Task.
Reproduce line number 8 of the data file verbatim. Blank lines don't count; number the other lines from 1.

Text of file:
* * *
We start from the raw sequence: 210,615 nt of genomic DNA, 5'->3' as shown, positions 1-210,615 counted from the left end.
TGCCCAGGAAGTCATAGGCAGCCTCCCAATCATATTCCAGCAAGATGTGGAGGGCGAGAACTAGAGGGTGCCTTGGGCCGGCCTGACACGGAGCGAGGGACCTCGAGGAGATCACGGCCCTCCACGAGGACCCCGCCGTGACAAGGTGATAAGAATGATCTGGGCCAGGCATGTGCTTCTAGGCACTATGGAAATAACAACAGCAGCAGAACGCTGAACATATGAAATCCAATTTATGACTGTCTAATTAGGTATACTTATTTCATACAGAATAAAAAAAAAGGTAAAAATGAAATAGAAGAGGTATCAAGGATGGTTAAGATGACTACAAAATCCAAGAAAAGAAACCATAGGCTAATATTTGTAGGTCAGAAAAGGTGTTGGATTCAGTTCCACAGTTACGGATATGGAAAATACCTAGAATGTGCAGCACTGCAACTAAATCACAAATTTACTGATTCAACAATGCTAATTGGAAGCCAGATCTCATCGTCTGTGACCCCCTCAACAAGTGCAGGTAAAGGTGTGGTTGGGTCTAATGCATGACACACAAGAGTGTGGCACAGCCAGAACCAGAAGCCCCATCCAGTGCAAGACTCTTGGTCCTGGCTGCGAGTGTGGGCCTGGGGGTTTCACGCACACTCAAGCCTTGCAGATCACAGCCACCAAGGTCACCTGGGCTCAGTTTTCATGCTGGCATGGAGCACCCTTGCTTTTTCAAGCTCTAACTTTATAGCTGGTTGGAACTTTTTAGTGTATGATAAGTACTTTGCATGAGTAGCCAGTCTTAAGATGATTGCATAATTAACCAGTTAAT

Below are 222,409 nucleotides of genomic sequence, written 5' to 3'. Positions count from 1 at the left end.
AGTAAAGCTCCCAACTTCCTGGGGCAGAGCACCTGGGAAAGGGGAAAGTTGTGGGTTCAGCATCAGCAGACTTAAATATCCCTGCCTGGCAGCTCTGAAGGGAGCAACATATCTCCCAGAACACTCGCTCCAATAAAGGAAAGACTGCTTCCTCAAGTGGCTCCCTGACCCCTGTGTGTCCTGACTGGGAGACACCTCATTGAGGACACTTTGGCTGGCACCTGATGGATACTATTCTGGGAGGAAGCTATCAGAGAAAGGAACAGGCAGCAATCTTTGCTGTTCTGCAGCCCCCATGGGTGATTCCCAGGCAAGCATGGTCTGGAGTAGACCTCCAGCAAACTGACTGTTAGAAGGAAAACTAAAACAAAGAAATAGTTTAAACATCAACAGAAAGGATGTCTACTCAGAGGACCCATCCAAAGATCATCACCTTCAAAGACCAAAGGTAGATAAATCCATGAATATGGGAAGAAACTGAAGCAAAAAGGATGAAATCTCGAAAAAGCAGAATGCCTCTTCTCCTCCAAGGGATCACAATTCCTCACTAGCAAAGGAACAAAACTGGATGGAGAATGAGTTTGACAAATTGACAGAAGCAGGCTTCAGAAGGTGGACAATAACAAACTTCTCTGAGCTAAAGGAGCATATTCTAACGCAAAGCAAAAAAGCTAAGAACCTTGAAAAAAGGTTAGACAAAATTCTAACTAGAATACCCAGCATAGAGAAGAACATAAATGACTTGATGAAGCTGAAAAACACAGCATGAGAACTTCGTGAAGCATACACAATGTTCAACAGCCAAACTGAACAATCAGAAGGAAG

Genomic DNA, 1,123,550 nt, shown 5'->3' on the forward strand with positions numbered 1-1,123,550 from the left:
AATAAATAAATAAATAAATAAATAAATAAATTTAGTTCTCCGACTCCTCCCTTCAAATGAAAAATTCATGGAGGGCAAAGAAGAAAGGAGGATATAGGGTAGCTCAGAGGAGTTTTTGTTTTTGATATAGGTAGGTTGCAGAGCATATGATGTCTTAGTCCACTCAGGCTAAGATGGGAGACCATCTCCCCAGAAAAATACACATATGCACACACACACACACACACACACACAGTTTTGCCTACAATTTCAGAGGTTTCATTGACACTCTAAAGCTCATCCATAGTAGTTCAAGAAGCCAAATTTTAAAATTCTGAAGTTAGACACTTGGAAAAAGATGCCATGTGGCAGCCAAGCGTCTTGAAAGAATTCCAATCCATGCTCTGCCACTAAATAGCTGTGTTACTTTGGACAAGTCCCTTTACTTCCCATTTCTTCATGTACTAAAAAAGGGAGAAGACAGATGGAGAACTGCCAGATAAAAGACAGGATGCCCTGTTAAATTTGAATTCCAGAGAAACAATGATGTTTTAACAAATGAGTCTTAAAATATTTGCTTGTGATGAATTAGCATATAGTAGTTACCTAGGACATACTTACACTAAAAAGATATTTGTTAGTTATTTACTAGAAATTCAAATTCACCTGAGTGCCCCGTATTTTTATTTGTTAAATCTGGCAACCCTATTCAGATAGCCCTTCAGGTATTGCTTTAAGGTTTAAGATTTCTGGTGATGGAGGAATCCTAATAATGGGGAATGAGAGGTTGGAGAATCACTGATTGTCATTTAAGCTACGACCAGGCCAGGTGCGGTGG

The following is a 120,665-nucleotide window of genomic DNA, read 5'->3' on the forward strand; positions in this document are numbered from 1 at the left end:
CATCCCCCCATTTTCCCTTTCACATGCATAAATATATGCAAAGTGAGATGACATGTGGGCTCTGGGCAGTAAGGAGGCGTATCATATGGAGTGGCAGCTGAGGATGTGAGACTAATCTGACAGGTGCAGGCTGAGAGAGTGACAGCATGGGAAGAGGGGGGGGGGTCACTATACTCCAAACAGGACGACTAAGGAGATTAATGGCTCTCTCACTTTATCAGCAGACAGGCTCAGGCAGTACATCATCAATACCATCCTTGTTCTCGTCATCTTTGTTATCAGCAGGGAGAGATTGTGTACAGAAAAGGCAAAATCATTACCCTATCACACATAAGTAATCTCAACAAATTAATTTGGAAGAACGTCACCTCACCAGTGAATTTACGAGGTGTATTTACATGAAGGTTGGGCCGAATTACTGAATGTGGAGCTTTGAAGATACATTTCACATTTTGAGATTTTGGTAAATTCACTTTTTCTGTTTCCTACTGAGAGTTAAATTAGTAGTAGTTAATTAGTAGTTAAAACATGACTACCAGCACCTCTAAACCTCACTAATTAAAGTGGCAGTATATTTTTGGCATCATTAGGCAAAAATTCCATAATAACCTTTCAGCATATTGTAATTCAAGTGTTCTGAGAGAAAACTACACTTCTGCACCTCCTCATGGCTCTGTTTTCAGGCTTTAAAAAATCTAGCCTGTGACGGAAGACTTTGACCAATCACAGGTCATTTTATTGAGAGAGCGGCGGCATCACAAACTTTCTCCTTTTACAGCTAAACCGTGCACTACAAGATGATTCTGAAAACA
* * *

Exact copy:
CATCCCCCCATTTTCCCTTTCACATGCATAAATATATGCAAAGTGAGATGACATGTGGGCTCTGGGCAGTAAGGAGGCGTATCATATGGAGTGGCAGCTGAGGATGTGAGACTAATCTGACAGGTGCAGGCTGAGAGAGTGACAGCATGGGAAGAGGGGGGGGGGTCACTATACTCCAAACAGGACGACTAAGGAGATTAATGGCTCTCTCACTTTATCAGCAGACAGGCTCAGGCAGTACATCATCAATACCATCCTTGTTCTCGTCATCTTTGTTATCAGCAGGGAGAGATTGTGTACAGAAAAGGCAAAATCATTACCCTATCACACATAAGTAATCTCAACAAATTAATTTGGAAGAACGTCACCTCACCAGTGAATTTACGAGGTGTATTTACATGAAGGTTGGGCCGAATTACTGAATGTGGAGCTTTGAAGATACATTTCACATTTTGAGATTTTGGTAAATTCACTTTTTCTGTTTCCTACTGAGAGTTAAATTAGTAGTAGTTAATTAGTAGTTAAAACATGACTACCAGCACCTCTAAACCTCACTAATTAAAGTGGCAGTATATTTTTGGCATCATTAGGCAAAAATTCCATAATAACCTTTCAGCATATTGTAATTCAAGTGTTCTGAGAGAAAACTACACTTCTGCACCTCCTCATGGCTCTGTTTTCAGGCTTTAAAAAATCTAGCCTGTGACGGAAGACTTTGACCAATCACAGGTCATTTTATTGAGAGAGCGGCGGCATCACAAACTTTCTCCTTTTACAGCTAAACCGTGCACTACAAGATGATTCTGAAAACA